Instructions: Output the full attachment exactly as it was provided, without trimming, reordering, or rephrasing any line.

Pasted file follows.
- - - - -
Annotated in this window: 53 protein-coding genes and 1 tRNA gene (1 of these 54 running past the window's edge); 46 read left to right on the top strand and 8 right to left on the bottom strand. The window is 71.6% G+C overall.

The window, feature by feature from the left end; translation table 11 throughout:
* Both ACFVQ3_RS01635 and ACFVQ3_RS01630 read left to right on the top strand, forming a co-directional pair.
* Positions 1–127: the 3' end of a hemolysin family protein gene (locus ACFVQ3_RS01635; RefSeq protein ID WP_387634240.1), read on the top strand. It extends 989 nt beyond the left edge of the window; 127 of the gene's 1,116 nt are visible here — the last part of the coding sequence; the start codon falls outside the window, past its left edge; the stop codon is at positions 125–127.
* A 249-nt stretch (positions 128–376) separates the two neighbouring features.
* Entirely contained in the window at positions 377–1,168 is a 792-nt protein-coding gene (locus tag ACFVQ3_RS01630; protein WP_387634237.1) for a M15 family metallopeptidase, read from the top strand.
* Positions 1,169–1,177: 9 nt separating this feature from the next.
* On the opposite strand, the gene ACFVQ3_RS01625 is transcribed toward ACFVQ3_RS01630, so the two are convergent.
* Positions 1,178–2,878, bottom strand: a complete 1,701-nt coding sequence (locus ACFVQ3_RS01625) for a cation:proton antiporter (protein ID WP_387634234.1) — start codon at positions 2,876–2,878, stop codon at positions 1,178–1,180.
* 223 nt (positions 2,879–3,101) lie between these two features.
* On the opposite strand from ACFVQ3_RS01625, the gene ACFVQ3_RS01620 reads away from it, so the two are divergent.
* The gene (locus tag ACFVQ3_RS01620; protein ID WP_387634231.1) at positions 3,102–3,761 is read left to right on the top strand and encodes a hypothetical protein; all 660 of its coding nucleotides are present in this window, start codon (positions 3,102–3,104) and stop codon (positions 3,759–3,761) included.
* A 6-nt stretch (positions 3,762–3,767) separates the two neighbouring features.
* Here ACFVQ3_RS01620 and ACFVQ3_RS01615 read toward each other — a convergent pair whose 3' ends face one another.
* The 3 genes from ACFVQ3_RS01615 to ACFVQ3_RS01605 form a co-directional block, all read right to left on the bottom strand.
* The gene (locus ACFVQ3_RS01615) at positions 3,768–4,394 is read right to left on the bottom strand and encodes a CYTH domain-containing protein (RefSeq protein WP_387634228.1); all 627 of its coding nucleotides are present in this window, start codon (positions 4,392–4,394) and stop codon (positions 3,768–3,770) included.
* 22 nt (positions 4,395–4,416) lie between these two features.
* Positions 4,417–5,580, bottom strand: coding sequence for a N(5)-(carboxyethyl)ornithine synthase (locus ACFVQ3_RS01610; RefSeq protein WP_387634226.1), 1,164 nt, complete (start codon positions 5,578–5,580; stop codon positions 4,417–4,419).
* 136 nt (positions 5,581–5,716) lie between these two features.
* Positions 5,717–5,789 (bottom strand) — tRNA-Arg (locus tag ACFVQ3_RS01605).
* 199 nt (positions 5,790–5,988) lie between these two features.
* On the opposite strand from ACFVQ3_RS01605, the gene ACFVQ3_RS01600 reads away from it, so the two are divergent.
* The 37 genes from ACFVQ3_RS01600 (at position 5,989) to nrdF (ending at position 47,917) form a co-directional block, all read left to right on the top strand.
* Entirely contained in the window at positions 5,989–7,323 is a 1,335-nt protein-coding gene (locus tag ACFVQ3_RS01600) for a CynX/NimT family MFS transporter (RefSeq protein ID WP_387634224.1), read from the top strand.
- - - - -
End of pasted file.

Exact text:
Annotated in this window: 53 protein-coding genes and 1 tRNA gene (1 of these 54 running past the window's edge); 46 read left to right on the top strand and 8 right to left on the bottom strand. The window is 71.6% G+C overall.

The window, feature by feature from the left end; translation table 11 throughout:
* Both ACFVQ3_RS01635 and ACFVQ3_RS01630 read left to right on the top strand, forming a co-directional pair.
* Positions 1–127: the 3' end of a hemolysin family protein gene (locus ACFVQ3_RS01635; RefSeq protein ID WP_387634240.1), read on the top strand. It extends 989 nt beyond the left edge of the window; 127 of the gene's 1,116 nt are visible here — the last part of the coding sequence; the start codon falls outside the window, past its left edge; the stop codon is at positions 125–127.
* A 249-nt stretch (positions 128–376) separates the two neighbouring features.
* Entirely contained in the window at positions 377–1,168 is a 792-nt protein-coding gene (locus tag ACFVQ3_RS01630; protein WP_387634237.1) for a M15 family metallopeptidase, read from the top strand.
* Positions 1,169–1,177: 9 nt separating this feature from the next.
* On the opposite strand, the gene ACFVQ3_RS01625 is transcribed toward ACFVQ3_RS01630, so the two are convergent.
* Positions 1,178–2,878, bottom strand: a complete 1,701-nt coding sequence (locus ACFVQ3_RS01625) for a cation:proton antiporter (protein ID WP_387634234.1) — start codon at positions 2,876–2,878, stop codon at positions 1,178–1,180.
* 223 nt (positions 2,879–3,101) lie between these two features.
* On the opposite strand from ACFVQ3_RS01625, the gene ACFVQ3_RS01620 reads away from it, so the two are divergent.
* The gene (locus tag ACFVQ3_RS01620; protein ID WP_387634231.1) at positions 3,102–3,761 is read left to right on the top strand and encodes a hypothetical protein; all 660 of its coding nucleotides are present in this window, start codon (positions 3,102–3,104) and stop codon (positions 3,759–3,761) included.
* A 6-nt stretch (positions 3,762–3,767) separates the two neighbouring features.
* Here ACFVQ3_RS01620 and ACFVQ3_RS01615 read toward each other — a convergent pair whose 3' ends face one another.
* The 3 genes from ACFVQ3_RS01615 to ACFVQ3_RS01605 form a co-directional block, all read right to left on the bottom strand.
* The gene (locus ACFVQ3_RS01615) at positions 3,768–4,394 is read right to left on the bottom strand and encodes a CYTH domain-containing protein (RefSeq protein WP_387634228.1); all 627 of its coding nucleotides are present in this window, start codon (positions 4,392–4,394) and stop codon (positions 3,768–3,770) included.
* 22 nt (positions 4,395–4,416) lie between these two features.
* Positions 4,417–5,580, bottom strand: coding sequence for a N(5)-(carboxyethyl)ornithine synthase (locus ACFVQ3_RS01610; RefSeq protein WP_387634226.1), 1,164 nt, complete (start codon positions 5,578–5,580; stop codon positions 4,417–4,419).
* 136 nt (positions 5,581–5,716) lie between these two features.
* Positions 5,717–5,789 (bottom strand) — tRNA-Arg (locus tag ACFVQ3_RS01605).
* 199 nt (positions 5,790–5,988) lie between these two features.
* On the opposite strand from ACFVQ3_RS01605, the gene ACFVQ3_RS01600 reads away from it, so the two are divergent.
* The 37 genes from ACFVQ3_RS01600 (at position 5,989) to nrdF (ending at position 47,917) form a co-directional block, all read left to right on the top strand.
* Entirely contained in the window at positions 5,989–7,323 is a 1,335-nt protein-coding gene (locus tag ACFVQ3_RS01600) for a CynX/NimT family MFS transporter (RefSeq protein ID WP_387634224.1), read from the top strand.